In a year when companies “told their employees whom to vote for (Koch Industries), tracked workers’ political donations (Murray Energy) or warned of layoffs if President Obama was re-elected (Westgate Resorts),” the Starbucks stunt comes across as a rather gentle act of coercion. It is nevertheless indicative of the political salience of forced enthusiasm in the workplace.

As the New Republic‘s Tim Noah and MSNBC’s Ned Resnikoff joined the discussion about emotional labor, Sarah Jaffe intervened with a reminder about the deeply gendered nature of such work. The service sector’s affective demands, she writes, “are based on behavior that is expected of women beyond the workplace.”

Much of this work has been women’s work for decades, in some cases for hundreds of years….The caring professions—such as teaching, nursing, and domestic work—were considered to be women’s work as well, and correspondingly paid less than their more prestigious cousins. A domestic worker who cooks for the family might well make less than minimum wage while a famous chef commands much more; elementary school teachers start at $30,000 or $40,000 a year while college professors (if they can get a position) are much better compensated, and I don’t really need to tell you how much more doctors make than nurses, right?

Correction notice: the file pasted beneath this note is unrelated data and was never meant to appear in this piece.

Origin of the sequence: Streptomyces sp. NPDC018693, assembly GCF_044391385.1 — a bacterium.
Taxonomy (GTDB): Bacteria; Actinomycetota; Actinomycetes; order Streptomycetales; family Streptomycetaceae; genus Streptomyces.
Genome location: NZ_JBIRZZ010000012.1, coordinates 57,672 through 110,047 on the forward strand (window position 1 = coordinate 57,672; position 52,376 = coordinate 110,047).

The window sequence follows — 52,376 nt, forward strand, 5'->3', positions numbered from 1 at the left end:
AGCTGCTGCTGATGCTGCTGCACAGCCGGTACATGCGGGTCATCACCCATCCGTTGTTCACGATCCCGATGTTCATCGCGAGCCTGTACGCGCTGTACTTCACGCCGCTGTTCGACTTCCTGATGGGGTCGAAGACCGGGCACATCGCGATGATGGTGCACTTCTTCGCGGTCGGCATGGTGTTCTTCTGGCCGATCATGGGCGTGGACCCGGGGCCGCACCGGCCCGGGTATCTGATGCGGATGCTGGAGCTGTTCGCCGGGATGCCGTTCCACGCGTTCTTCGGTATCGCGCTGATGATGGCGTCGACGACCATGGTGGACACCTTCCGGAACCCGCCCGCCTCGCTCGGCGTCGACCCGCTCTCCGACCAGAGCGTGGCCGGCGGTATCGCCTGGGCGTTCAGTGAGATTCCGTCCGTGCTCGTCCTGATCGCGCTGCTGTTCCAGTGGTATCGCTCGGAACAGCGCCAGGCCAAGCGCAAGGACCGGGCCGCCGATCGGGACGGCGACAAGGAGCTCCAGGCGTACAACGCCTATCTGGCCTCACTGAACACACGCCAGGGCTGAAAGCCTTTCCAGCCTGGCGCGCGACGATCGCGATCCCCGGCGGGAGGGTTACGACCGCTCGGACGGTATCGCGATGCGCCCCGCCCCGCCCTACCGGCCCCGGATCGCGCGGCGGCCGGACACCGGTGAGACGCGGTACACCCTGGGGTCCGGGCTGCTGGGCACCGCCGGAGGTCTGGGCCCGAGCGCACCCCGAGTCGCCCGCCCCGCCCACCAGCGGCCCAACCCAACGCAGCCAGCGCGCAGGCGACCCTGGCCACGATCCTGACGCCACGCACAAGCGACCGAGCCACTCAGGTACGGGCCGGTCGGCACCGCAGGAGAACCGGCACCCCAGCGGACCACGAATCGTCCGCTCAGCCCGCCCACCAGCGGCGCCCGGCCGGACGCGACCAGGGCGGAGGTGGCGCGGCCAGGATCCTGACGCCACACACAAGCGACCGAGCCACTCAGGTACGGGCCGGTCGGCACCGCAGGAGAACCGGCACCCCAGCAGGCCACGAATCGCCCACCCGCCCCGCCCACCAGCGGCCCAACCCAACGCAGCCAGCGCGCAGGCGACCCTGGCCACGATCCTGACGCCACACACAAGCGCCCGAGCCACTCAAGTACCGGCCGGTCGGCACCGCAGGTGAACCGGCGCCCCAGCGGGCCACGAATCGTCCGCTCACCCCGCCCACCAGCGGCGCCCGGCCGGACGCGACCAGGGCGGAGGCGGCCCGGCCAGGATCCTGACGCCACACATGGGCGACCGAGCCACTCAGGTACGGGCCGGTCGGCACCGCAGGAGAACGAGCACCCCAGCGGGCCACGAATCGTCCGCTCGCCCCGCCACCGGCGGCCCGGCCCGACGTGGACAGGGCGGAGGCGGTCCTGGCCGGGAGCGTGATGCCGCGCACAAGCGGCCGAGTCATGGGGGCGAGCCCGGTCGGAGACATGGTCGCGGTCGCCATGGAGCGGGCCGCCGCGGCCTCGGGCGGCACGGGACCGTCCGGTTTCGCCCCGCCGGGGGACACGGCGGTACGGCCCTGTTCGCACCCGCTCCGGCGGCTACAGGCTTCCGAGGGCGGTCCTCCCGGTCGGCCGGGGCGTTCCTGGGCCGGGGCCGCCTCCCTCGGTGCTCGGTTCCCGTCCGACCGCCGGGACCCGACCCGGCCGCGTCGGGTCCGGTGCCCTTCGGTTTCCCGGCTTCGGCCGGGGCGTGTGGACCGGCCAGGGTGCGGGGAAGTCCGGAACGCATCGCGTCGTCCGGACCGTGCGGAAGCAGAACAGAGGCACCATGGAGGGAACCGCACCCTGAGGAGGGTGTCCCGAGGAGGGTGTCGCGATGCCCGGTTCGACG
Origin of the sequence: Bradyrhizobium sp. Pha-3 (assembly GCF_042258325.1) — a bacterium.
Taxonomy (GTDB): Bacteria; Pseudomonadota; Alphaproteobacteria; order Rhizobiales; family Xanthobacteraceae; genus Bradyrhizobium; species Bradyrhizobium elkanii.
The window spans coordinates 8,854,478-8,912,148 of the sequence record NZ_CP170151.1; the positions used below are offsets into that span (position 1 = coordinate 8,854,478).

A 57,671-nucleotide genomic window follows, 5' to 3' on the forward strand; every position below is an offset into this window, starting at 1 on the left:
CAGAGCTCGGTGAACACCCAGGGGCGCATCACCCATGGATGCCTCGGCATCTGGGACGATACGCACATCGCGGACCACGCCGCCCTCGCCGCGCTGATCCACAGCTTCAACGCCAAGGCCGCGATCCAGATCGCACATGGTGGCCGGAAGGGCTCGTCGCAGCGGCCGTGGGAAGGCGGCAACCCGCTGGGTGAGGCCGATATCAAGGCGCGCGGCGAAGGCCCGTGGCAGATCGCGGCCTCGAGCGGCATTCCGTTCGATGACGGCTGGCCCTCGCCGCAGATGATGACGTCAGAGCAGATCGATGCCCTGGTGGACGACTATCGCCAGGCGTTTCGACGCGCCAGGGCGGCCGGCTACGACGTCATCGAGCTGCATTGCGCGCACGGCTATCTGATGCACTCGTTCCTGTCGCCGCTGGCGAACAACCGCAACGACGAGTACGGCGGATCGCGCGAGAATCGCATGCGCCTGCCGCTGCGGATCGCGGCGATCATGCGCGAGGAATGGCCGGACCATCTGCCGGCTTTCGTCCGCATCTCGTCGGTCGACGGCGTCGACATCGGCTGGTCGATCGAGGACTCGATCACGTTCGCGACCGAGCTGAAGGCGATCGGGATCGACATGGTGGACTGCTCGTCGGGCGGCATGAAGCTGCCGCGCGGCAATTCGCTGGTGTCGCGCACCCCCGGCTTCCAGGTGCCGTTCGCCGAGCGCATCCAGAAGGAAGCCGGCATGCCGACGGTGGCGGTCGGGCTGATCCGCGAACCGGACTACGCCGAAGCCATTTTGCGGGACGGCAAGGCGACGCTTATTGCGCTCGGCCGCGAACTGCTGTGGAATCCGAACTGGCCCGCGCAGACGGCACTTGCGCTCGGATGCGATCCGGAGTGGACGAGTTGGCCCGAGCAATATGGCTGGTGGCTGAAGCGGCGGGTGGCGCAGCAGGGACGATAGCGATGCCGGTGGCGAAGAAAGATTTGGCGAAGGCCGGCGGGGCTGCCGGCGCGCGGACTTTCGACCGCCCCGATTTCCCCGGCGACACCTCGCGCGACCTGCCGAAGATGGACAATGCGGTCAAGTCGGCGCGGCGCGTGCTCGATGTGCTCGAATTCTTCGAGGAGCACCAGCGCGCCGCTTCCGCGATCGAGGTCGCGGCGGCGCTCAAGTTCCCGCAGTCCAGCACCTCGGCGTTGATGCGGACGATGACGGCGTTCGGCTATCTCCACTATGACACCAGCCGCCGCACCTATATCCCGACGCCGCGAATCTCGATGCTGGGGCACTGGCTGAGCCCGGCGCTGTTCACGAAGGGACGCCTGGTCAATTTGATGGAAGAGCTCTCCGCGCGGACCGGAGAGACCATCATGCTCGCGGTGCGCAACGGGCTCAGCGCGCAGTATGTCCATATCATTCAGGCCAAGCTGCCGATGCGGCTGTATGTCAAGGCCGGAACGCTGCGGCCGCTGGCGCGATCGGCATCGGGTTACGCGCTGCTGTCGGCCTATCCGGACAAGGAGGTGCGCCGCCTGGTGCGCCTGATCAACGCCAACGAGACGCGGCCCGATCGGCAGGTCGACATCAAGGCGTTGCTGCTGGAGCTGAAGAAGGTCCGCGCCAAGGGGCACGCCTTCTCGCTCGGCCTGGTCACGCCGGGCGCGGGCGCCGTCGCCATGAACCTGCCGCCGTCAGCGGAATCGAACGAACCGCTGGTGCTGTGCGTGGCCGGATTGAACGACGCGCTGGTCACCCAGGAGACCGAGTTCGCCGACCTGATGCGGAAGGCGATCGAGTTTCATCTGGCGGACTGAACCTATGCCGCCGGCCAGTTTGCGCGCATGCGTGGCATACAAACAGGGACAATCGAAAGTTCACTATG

Furthermore, she adds, “Women’s personalities aren’t all they’re expected to sell in the service workplace. As Grace Bello wrote at Jezebel, there are plenty of jobs that aren’t sex work but still rely on the emotional labor and physical appearance of women workers.”

On his blog, Peter Frase rounds up this discussion of what he calls “the third wave form of the work ethic” with a defense of “Soviet” waiters—service workers, that is, who treat customers with “indifference bordering on contempt.” Until wage labor is eliminated, he says, “the choice between company-enforced cheerfulness or authentic resentment is unavoidable,” and little short of smashing capitalism will bring us genuinely happy waiters. Still, increasing their wages would be a good start.

For more on emotional, domestic, and gendered labor, see Mother Jones‘s timeline of domestic work and organizing in the United States and Megan Erickson’s review of Arlie Russell Hochschild’s latest book, The Outsourced Self, in the current issue Dissent.

Elsewhere online:

The politics of tipping: a debate in 140-character installments.

Members of the antiwar group CODEPINK experiment with different ways of challenging John Brennan’s nomination as CIA director, including knocking on the “assassination czar”‘s door.

In anticipation of Valentine’s Day, The New Inquiry meditates on love in the internet age and scrutinizes New York Times columnist Nick Kristof’s interventionist hugs.

Rebecca Solnit rides the Google Bus.